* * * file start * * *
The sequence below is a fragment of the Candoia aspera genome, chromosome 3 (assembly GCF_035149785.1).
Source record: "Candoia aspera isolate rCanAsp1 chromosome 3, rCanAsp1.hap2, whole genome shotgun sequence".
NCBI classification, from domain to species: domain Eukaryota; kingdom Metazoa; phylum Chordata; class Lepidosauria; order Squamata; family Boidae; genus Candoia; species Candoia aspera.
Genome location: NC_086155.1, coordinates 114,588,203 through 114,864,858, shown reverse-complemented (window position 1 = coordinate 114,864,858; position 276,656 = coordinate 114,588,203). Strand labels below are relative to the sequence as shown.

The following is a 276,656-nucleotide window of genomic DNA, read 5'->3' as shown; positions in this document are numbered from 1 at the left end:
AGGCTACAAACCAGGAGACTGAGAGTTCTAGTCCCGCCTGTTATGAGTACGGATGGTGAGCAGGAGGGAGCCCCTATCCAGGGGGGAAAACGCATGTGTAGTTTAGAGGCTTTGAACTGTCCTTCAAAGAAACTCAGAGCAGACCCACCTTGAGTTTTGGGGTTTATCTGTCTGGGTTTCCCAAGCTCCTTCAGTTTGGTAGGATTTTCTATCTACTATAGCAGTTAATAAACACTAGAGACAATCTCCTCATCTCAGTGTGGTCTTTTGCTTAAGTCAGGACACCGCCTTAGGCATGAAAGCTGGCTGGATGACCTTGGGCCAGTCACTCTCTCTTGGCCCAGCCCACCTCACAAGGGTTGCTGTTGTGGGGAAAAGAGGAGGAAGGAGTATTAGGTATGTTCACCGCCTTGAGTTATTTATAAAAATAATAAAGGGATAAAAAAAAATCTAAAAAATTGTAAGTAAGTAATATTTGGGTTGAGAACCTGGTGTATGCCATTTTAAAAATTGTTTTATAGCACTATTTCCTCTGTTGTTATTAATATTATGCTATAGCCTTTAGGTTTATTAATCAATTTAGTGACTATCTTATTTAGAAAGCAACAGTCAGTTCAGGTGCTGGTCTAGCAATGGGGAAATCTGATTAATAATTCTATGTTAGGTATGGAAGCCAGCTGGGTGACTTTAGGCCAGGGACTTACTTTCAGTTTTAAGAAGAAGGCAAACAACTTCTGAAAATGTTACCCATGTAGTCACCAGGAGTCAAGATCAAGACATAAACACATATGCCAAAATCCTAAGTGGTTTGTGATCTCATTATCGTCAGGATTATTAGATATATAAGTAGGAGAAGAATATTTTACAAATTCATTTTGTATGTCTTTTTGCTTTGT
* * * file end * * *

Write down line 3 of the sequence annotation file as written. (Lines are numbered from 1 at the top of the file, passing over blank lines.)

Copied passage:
NCBI classification, from domain to species: domain Eukaryota; kingdom Metazoa; phylum Chordata; class Lepidosauria; order Squamata; family Boidae; genus Candoia; species Candoia aspera.